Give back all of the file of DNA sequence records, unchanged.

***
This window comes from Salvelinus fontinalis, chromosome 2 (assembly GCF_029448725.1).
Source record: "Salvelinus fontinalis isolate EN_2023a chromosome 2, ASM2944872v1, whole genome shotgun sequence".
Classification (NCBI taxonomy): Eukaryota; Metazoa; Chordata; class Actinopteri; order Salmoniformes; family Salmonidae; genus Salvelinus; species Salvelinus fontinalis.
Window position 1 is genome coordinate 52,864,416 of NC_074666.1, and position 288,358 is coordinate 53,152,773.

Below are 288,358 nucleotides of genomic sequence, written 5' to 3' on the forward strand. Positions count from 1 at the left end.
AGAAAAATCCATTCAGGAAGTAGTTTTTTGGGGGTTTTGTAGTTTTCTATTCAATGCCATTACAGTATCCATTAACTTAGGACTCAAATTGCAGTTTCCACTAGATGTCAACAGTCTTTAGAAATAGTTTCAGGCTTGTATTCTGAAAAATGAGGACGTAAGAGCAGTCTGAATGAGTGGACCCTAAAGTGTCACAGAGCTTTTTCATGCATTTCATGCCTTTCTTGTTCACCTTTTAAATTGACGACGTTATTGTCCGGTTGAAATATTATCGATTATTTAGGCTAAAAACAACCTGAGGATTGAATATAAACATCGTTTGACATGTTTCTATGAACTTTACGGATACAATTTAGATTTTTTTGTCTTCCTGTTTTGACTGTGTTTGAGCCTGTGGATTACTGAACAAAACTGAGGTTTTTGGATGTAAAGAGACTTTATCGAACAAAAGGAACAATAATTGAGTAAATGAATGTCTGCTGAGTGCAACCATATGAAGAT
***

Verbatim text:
This window comes from Salvelinus fontinalis, chromosome 2 (assembly GCF_029448725.1).
Source record: "Salvelinus fontinalis isolate EN_2023a chromosome 2, ASM2944872v1, whole genome shotgun sequence".
Classification (NCBI taxonomy): Eukaryota; Metazoa; Chordata; class Actinopteri; order Salmoniformes; family Salmonidae; genus Salvelinus; species Salvelinus fontinalis.
Window position 1 is genome coordinate 52,864,416 of NC_074666.1, and position 288,358 is coordinate 53,152,773.

Below are 288,358 nucleotides of genomic sequence, written 5' to 3' on the forward strand. Positions count from 1 at the left end.
AGAAAAATCCATTCAGGAAGTAGTTTTTTGGGGGTTTTGTAGTTTTCTATTCAATGCCATTACAGTATCCATTAACTTAGGACTCAAATTGCAGTTTCCACTAGATGTCAACAGTCTTTAGAAATAGTTTCAGGCTTGTATTCTGAAAAATGAGGACGTAAGAGCAGTCTGAATGAGTGGACCCTAAAGTGTCACAGAGCTTTTTCATGCATTTCATGCCTTTCTTGTTCACCTTTTAAATTGACGACGTTATTGTCCGGTTGAAATATTATCGATTATTTAGGCTAAAAACAACCTGAGGATTGAATATAAACATCGTTTGACATGTTTCTATGAACTTTACGGATACAATTTAGATTTTTTTGTCTTCCTGTTTTGACTGTGTTTGAGCCTGTGGATTACTGAACAAAACTGAGGTTTTTGGATGTAAAGAGACTTTATCGAACAAAAGGAACAATAATTGAGTAAATGAATGTCTGCTGAGTGCAACCATATGAAGAT